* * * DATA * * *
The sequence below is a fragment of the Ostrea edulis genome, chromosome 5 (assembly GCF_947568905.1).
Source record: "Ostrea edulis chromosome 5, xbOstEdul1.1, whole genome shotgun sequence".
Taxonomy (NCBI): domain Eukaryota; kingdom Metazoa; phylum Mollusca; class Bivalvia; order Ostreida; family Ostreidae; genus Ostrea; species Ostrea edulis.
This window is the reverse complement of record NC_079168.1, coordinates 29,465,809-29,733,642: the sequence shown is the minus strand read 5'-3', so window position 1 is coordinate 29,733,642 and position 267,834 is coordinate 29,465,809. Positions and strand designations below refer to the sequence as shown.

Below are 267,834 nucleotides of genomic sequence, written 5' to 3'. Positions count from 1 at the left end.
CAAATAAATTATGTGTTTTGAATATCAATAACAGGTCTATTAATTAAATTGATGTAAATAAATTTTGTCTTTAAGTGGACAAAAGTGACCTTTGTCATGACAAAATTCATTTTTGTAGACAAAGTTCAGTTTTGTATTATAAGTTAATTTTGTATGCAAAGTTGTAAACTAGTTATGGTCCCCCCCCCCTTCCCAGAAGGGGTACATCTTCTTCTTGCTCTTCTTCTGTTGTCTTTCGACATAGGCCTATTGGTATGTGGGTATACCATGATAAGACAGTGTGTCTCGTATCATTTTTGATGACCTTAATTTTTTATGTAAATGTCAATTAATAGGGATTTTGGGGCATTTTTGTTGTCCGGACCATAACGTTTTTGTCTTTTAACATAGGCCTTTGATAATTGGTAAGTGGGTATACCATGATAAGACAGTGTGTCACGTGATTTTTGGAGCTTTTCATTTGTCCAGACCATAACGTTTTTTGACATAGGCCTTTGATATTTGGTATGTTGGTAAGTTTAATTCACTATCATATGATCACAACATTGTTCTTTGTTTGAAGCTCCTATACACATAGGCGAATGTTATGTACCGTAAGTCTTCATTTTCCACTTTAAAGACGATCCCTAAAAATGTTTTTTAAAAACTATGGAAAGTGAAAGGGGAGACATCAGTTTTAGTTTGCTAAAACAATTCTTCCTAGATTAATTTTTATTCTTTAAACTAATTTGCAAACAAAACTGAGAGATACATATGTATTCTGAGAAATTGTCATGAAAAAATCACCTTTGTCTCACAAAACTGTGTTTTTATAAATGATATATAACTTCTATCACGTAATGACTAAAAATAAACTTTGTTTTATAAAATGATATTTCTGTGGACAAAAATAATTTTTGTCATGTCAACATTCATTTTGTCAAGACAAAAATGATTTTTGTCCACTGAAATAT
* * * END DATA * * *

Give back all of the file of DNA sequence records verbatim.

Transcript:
The sequence below is a fragment of the Ostrea edulis genome, chromosome 5 (assembly GCF_947568905.1).
Source record: "Ostrea edulis chromosome 5, xbOstEdul1.1, whole genome shotgun sequence".
Taxonomy (NCBI): domain Eukaryota; kingdom Metazoa; phylum Mollusca; class Bivalvia; order Ostreida; family Ostreidae; genus Ostrea; species Ostrea edulis.
This window is the reverse complement of record NC_079168.1, coordinates 29,465,809-29,733,642: the sequence shown is the minus strand read 5'-3', so window position 1 is coordinate 29,733,642 and position 267,834 is coordinate 29,465,809. Positions and strand designations below refer to the sequence as shown.

Below are 267,834 nucleotides of genomic sequence, written 5' to 3'. Positions count from 1 at the left end.
CAAATAAATTATGTGTTTTGAATATCAATAACAGGTCTATTAATTAAATTGATGTAAATAAATTTTGTCTTTAAGTGGACAAAAGTGACCTTTGTCATGACAAAATTCATTTTTGTAGACAAAGTTCAGTTTTGTATTATAAGTTAATTTTGTATGCAAAGTTGTAAACTAGTTATGGTCCCCCCCCCCTTCCCAGAAGGGGTACATCTTCTTCTTGCTCTTCTTCTGTTGTCTTTCGACATAGGCCTATTGGTATGTGGGTATACCATGATAAGACAGTGTGTCTCGTATCATTTTTGATGACCTTAATTTTTTATGTAAATGTCAATTAATAGGGATTTTGGGGCATTTTTGTTGTCCGGACCATAACGTTTTTGTCTTTTAACATAGGCCTTTGATAATTGGTAAGTGGGTATACCATGATAAGACAGTGTGTCACGTGATTTTTGGAGCTTTTCATTTGTCCAGACCATAACGTTTTTTGACATAGGCCTTTGATATTTGGTATGTTGGTAAGTTTAATTCACTATCATATGATCACAACATTGTTCTTTGTTTGAAGCTCCTATACACATAGGCGAATGTTATGTACCGTAAGTCTTCATTTTCCACTTTAAAGACGATCCCTAAAAATGTTTTTTAAAAACTATGGAAAGTGAAAGGGGAGACATCAGTTTTAGTTTGCTAAAACAATTCTTCCTAGATTAATTTTTATTCTTTAAACTAATTTGCAAACAAAACTGAGAGATACATATGTATTCTGAGAAATTGTCATGAAAAAATCACCTTTGTCTCACAAAACTGTGTTTTTATAAATGATATATAACTTCTATCACGTAATGACTAAAAATAAACTTTGTTTTATAAAATGATATTTCTGTGGACAAAAATAATTTTTGTCATGTCAACATTCATTTTGTCAAGACAAAAATGATTTTTGTCCACTGAAATAT